John Botti, former CTO of Airbus, has taken the next step forward in developing his hybrid electric airplane. The test aircraft will fly on full hybrid-electric propulsion by the end of the year.


Voltaero, founded by former CTO of Airbus John Botti, is making the Casio hybrid electric aircraft (mockup seen above). The company has been developing the Cassio since its founding in 2018, and plans on beginning to deliver to customers by 2022.


Voltaero’s iron bird propulsion testing module on display at the Paris Airshow. In the background can be seen the test aircraft, scheduled for flight in September.

The Cassio comes in multiple configurations ranging from four to nine seats and has a range between 200 and 600km depending on how much the combustion engine is used. According to Voltaero CEO John Botti, “The pilot will be able to determine the hybrid strategy based on the mission”. The aircraft’s computer will reccomennd a power configuration, but the pilot will be able to manually adjust the balance between the electric engine and the combustion engine. This gives the pilot full control over what kind flight the aircraft will use.

Voltaero has recently entered its development phase plan, and is currently on its second version of the Cassio. Most recently, the company built a wingless ground unit used to demonstrate the effectiveness of the propulsion design (seen above). Electric motors are now being installed in the wing nacelles of version 2.1, which will begin flight testing shortly. The latest test aircraft uses a Cessna 337 Skymaster as a testbed for the propulsion system, but later, in phase two, Voltaero will develop multiple prototype iterations to matching standards in order to certify the Cassio under European CS23 regulations.  Read the full Cassio phase development plan here.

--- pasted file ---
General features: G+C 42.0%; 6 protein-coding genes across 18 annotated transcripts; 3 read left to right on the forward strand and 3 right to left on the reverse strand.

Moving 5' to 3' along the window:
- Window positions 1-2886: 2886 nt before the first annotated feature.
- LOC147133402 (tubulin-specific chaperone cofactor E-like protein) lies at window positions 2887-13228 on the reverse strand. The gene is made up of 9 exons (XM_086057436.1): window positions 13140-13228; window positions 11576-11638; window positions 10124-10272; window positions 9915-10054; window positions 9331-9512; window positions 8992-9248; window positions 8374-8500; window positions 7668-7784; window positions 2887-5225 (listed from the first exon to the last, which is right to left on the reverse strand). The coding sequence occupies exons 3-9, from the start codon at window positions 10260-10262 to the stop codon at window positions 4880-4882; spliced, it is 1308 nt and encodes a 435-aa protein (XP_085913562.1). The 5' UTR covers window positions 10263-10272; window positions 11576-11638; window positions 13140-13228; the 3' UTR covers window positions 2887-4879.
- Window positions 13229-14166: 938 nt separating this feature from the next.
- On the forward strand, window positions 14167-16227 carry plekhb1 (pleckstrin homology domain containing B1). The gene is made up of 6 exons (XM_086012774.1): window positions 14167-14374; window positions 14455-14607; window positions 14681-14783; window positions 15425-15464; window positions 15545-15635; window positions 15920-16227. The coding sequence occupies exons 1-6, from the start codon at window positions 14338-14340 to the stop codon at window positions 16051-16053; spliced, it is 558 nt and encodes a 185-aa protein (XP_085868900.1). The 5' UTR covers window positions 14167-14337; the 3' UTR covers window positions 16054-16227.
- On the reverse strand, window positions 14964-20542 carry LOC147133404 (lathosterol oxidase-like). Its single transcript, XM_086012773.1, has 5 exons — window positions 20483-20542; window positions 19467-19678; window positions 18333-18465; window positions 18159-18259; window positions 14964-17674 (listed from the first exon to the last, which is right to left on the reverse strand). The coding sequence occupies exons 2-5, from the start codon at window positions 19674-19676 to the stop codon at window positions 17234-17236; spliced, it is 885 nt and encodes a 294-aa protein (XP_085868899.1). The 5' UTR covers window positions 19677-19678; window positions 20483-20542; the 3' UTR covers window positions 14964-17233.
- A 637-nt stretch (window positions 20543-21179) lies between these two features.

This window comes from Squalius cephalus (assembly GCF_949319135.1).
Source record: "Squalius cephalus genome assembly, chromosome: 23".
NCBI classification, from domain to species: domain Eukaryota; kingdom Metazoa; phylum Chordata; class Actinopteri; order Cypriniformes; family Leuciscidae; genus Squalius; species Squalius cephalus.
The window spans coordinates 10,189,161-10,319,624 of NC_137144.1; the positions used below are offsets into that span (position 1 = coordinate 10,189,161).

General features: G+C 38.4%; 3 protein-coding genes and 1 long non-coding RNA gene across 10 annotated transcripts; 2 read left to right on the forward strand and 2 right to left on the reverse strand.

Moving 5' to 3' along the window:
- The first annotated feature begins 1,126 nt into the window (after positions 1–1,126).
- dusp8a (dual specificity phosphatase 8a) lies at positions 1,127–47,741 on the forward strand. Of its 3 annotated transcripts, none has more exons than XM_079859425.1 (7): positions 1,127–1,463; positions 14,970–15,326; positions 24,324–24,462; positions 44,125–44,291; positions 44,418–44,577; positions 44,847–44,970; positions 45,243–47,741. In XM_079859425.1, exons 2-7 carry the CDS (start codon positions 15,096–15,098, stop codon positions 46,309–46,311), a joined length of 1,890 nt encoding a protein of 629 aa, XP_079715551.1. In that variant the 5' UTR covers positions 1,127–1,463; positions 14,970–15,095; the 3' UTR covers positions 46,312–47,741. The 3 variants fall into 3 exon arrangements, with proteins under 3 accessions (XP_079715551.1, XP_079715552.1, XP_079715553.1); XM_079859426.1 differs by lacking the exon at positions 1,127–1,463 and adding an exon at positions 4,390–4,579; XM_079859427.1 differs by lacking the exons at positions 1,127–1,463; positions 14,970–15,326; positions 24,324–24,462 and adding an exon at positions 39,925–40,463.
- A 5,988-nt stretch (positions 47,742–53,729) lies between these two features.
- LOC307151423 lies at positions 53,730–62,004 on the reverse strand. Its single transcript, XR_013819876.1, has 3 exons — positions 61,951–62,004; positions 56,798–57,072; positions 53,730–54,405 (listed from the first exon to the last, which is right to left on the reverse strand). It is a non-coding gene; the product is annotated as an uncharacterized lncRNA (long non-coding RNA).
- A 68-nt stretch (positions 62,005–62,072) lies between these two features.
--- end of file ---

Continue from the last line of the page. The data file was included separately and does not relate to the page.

Voltaero Engine

The Voltaero Cassio’s hybrid electric engine, featuring a thermal engine and three electric motors.

Why it’s important: Voltaero is making major steps forward for hybrid electric propulsion systems. As urban air mobility aircraft begin to emerge, each will require different missions, meaning that some longer distance trips may require hybrid propulsion. Although other companies have also been developing hybrid flight systems, Voltaero is making huge real-world developments for the hybrid electric flight industry. Watch the full TransportUP podcast with Voltaero’s Jean Botti here.

Sources // Voltaero, Aviation Week

Posted by Naish Gaubatz

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